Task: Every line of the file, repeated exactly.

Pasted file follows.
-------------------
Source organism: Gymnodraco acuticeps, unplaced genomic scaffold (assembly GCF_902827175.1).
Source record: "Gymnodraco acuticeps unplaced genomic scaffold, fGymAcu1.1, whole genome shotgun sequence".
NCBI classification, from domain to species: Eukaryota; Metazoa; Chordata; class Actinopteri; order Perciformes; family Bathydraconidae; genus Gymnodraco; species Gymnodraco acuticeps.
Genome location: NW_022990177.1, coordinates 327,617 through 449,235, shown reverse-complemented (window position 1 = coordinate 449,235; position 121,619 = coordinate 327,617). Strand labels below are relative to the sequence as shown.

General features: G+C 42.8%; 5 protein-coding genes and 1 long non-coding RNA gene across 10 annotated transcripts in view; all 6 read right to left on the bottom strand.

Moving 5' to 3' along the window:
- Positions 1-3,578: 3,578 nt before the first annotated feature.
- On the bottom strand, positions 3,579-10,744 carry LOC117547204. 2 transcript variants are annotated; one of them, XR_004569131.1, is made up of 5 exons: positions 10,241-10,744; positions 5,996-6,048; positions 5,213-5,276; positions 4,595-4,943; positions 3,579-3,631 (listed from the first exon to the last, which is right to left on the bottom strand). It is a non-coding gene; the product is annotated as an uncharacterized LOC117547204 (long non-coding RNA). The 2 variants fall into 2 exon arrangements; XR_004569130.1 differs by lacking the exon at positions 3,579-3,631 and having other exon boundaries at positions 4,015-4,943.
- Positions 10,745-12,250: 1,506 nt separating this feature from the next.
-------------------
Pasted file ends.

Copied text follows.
Source organism: Gymnodraco acuticeps, unplaced genomic scaffold (assembly GCF_902827175.1).
Source record: "Gymnodraco acuticeps unplaced genomic scaffold, fGymAcu1.1, whole genome shotgun sequence".
NCBI classification, from domain to species: Eukaryota; Metazoa; Chordata; class Actinopteri; order Perciformes; family Bathydraconidae; genus Gymnodraco; species Gymnodraco acuticeps.
Genome location: NW_022990177.1, coordinates 327,617 through 449,235, shown reverse-complemented (window position 1 = coordinate 449,235; position 121,619 = coordinate 327,617). Strand labels below are relative to the sequence as shown.

General features: G+C 42.8%; 5 protein-coding genes and 1 long non-coding RNA gene across 10 annotated transcripts in view; all 6 read right to left on the bottom strand.

Moving 5' to 3' along the window:
- Positions 1-3,578: 3,578 nt before the first annotated feature.
- On the bottom strand, positions 3,579-10,744 carry LOC117547204. 2 transcript variants are annotated; one of them, XR_004569131.1, is made up of 5 exons: positions 10,241-10,744; positions 5,996-6,048; positions 5,213-5,276; positions 4,595-4,943; positions 3,579-3,631 (listed from the first exon to the last, which is right to left on the bottom strand). It is a non-coding gene; the product is annotated as an uncharacterized LOC117547204 (long non-coding RNA). The 2 variants fall into 2 exon arrangements; XR_004569130.1 differs by lacking the exon at positions 3,579-3,631 and having other exon boundaries at positions 4,015-4,943.
- Positions 10,745-12,250: 1,506 nt separating this feature from the next.